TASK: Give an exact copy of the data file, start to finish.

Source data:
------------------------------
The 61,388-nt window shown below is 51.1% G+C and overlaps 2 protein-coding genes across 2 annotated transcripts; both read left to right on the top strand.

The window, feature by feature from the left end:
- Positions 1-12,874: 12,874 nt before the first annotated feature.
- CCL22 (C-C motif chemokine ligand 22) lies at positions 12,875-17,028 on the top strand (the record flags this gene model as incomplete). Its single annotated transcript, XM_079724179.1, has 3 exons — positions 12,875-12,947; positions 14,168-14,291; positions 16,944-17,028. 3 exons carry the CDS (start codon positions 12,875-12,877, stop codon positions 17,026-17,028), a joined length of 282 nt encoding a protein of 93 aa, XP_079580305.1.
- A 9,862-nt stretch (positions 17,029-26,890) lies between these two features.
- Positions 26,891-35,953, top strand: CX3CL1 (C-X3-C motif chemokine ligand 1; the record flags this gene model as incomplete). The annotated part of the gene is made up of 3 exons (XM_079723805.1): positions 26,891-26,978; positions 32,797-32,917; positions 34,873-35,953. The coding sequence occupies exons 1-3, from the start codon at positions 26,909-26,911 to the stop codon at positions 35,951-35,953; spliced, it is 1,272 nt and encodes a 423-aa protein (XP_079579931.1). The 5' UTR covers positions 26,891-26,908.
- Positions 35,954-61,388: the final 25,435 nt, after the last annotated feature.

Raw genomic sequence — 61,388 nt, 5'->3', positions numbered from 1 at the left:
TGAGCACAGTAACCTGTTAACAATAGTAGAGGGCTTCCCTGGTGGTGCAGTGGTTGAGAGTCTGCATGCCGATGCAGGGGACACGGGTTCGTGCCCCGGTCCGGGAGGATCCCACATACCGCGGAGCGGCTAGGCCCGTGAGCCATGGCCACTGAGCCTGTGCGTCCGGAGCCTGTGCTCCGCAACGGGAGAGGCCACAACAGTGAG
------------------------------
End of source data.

The 61,388-nt window shown below is 51.1% G+C and overlaps 2 protein-coding genes across 2 annotated transcripts; both read left to right on the top strand.

The window, feature by feature from the left end:
- Positions 1-12,874: 12,874 nt before the first annotated feature.
- CCL22 (C-C motif chemokine ligand 22) lies at positions 12,875-17,028 on the top strand (the record flags this gene model as incomplete). Its single annotated transcript, XM_079724179.1, has 3 exons — positions 12,875-12,947; positions 14,168-14,291; positions 16,944-17,028. 3 exons carry the CDS (start codon positions 12,875-12,877, stop codon positions 17,026-17,028), a joined length of 282 nt encoding a protein of 93 aa, XP_079580305.1.
- A 9,862-nt stretch (positions 17,029-26,890) lies between these two features.
- Positions 26,891-35,953, top strand: CX3CL1 (C-X3-C motif chemokine ligand 1; the record flags this gene model as incomplete). The annotated part of the gene is made up of 3 exons (XM_079723805.1): positions 26,891-26,978; positions 32,797-32,917; positions 34,873-35,953. The coding sequence occupies exons 1-3, from the start codon at positions 26,909-26,911 to the stop codon at positions 35,951-35,953; spliced, it is 1,272 nt and encodes a 423-aa protein (XP_079579931.1). The 5' UTR covers positions 26,891-26,908.
- Positions 35,954-61,388: the final 25,435 nt, after the last annotated feature.

Raw genomic sequence — 61,388 nt, 5'->3', positions numbered from 1 at the left:
TGAGCACAGTAACCTGTTAACAATAGTAGAGGGCTTCCCTGGTGGTGCAGTGGTTGAGAGTCTGCATGCCGATGCAGGGGACACGGGTTCGTGCCCCGGTCCGGGAGGATCCCACATACCGCGGAGCGGCTAGGCCCGTGAGCCATGGCCACTGAGCCTGTGCGTCCGGAGCCTGTGCTCCGCAACGGGAGAGGCCACAACAGTGAG